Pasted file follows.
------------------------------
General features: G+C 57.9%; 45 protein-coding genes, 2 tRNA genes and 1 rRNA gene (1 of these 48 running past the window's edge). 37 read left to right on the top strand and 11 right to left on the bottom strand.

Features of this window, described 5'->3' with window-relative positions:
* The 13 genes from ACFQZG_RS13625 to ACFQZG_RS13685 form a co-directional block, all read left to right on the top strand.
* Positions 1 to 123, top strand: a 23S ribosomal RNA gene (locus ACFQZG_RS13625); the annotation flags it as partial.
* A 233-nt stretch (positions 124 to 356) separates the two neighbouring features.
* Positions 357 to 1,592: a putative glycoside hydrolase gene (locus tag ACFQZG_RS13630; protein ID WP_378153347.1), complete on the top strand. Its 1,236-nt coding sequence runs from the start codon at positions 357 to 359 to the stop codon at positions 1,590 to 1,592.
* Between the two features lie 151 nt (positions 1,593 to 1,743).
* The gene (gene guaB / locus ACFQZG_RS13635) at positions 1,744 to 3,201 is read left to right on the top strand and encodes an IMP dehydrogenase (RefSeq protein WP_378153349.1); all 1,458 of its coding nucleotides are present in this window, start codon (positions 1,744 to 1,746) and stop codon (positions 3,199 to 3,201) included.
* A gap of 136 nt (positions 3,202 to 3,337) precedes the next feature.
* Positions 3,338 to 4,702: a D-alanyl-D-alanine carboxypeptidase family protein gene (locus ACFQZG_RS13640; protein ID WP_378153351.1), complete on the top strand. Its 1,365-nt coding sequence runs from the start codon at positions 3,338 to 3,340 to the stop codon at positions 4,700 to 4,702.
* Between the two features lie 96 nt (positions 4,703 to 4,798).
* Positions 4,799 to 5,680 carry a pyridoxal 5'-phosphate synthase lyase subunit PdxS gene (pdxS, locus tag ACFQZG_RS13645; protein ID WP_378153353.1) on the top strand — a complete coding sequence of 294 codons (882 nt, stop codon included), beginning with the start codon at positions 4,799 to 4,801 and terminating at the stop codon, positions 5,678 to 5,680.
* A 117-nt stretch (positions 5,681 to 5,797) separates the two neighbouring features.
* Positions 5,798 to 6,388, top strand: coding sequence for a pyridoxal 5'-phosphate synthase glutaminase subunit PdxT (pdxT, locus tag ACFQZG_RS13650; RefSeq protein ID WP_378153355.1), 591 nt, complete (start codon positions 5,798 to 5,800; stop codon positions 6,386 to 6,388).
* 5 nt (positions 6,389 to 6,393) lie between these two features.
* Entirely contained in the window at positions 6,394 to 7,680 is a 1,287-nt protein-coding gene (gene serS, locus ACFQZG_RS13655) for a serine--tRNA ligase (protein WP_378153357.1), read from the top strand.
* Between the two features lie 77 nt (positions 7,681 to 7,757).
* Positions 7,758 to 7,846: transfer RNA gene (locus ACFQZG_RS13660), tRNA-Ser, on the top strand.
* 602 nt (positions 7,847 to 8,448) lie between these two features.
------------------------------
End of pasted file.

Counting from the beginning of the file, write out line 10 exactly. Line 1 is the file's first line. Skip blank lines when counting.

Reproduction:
* Positions 3,338 to 4,702: a D-alanyl-D-alanine carboxypeptidase family protein gene (locus ACFQZG_RS13640; protein ID WP_378153351.1), complete on the top strand. Its 1,365-nt coding sequence runs from the start codon at positions 3,338 to 3,340 to the stop codon at positions 4,700 to 4,702.